On July 3, 2017, the U.S. Court of Appeals for the Eighth Circuit, sitting en banc, rejected the reasoning of an ALJ, the NLRB, and a panel of the Eighth Circuit regarding whether Jimmy John’s employees could hang posters at work challenging the company’s sick-leave policy.
The sandwich-shop franchisor’s sick-leave policy prohibited employees from merely “calling in sick.” Instead, the company required employees absent from a shift to find a replacement worker. International Workers of the World (“IWW”), a trade union attempting to unionize the workers, designed and hung posters in the stores implying that as a result of this policy the sandwiches posed a health risk to customers. Managers quickly removed the posters, and IWW supporters plastered Minneapolis-St. Paul with replicas of the posters.
As a result, the company fired six employees who coordinated the attack and issued written warnings to three who assisted.
The Board’s ALJ and a divided of panel of the Board concluded that the company violated Sections 8(a)(1) and 8(a)(3) of the NLRA because (1) the posters were part of and related to an ongoing labor dispute, and (2) they were not “so disloyal, reckless, or maliciously untrue as to lose the Act’s protections.” See MikLin Enterprises, Inc., 361 N.L.R.B. No. 27 (Aug. 21, 2014) (citing NLRB v. Electrical Workers Local 1229 (Jefferson Standard), 346 U.S. 464 (1953)). The Jefferson Standard principle generally explains that communications lose Section 7 protection when they constitute a “sharp, public, disparaging attack upon the quality of the company’s product and its business policies.”
The full Eighth Circuit disagreed with the Board. See MikLin Enterprises, Inc. v. NLRB, No. 14-3099 (8th Cir. July 3, 2017). First, the Court held that Jefferson Standard applies to employees’ disparaging communications even when they expressly reference ongoing labor disputes. In this regard, the Court disagreed with the contrary conclusion of the panel majority in DirecTV, Inc. v. NLRB, 837 F.3d 25, 35–36 (D.C. Cir. 2016).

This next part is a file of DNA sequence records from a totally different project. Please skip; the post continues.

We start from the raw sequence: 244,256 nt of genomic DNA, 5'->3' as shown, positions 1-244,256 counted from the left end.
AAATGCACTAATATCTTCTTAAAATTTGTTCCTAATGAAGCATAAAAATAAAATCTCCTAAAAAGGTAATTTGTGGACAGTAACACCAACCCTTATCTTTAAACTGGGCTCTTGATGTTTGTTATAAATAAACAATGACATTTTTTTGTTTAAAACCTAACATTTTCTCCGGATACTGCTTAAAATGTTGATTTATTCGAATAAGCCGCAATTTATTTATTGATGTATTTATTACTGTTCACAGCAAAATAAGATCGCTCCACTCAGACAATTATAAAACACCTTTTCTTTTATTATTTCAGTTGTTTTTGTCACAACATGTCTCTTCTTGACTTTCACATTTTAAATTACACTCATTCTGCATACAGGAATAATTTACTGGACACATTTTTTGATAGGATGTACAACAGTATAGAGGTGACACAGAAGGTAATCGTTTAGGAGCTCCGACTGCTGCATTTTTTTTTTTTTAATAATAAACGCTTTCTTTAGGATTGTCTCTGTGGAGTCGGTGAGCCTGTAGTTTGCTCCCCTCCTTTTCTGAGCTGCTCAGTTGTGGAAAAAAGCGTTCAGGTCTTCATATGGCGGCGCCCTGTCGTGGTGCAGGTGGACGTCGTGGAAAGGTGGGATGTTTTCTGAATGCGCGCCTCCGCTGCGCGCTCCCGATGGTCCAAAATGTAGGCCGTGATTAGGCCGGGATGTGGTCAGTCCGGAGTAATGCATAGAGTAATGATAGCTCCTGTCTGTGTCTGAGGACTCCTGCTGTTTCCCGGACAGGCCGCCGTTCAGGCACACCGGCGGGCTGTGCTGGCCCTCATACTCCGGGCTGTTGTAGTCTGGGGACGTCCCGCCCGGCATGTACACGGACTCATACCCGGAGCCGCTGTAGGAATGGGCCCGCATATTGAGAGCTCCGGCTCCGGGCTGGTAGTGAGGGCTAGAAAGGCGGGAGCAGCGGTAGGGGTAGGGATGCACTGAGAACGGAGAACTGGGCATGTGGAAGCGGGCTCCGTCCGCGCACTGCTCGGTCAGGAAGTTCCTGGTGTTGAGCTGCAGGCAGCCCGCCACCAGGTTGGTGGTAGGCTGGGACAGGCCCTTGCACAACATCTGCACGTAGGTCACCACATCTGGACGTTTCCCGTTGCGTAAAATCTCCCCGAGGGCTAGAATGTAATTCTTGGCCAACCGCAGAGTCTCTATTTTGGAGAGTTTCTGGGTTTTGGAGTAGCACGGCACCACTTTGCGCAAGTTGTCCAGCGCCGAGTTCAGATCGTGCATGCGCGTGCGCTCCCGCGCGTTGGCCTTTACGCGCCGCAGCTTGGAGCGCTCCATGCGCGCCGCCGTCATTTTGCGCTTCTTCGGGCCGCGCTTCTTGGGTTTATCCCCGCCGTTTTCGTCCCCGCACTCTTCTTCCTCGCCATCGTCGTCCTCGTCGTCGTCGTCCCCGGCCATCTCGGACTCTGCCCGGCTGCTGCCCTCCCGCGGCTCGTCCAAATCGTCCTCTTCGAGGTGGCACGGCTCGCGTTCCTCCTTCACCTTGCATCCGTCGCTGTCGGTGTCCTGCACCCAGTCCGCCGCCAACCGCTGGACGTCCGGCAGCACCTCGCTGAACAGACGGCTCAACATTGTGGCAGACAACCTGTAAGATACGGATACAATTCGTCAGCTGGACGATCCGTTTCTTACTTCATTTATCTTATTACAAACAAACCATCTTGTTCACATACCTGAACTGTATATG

Second, the Court concluded that the Board fundamentally misconstrued Jefferson Standard. For example, the Board failed to recognize that the Jefferson Standard principle includes not only the subjective consideration of the employee’s intent to harm the company through a “sharp, public, disparaging attack,” but also an objective component that focuses on the means used to achieve the employee’s purpose. Moreover, the Board disregarded the manner in which and the extent to which the communications harmed the company, focusing entirely instead on whether the employees were motivated by a sincere desire to improve their terms and conditions of employment.
Ultimately, the Court explained that an employee’s disloyal statements can lose Section 7 protection without a showing of actual malice. The Eighth Circuit noted that the poster campaign was designed to inflict harm on the company’s reputation and reduce its income. To do so, the employees made materially false and misleading statements, and the harm caused by the employees’ actions far outlasted the labor dispute at issue.
The Court upheld other aspects of the Board’s Order. For example, the Court held that an assistant manager’s Facebook posts which encouraged employees to harass an IWW supporter for his Section-7-protected activities violated the NLRA. Likewise, the Court affirmed the Board’s decision that the company was not permitted to remove from back-room bulletin boards the IWW’s postings about the recent IWW election and subsequent unfair labor practice charges. The Court upheld the decision that these practices violated Section 8(a)(1).
This opinion gives some solace to employers facing campaign-related activity designed to harm the business. Notably, however, the circuits are split on the extent to which Jefferson Standard may apply to campaign-related activity. Accordingly, as we urged when we reported on the Board decision in 2014, employers should tread carefully and consult counsel before issuing discipline in response to employee communications.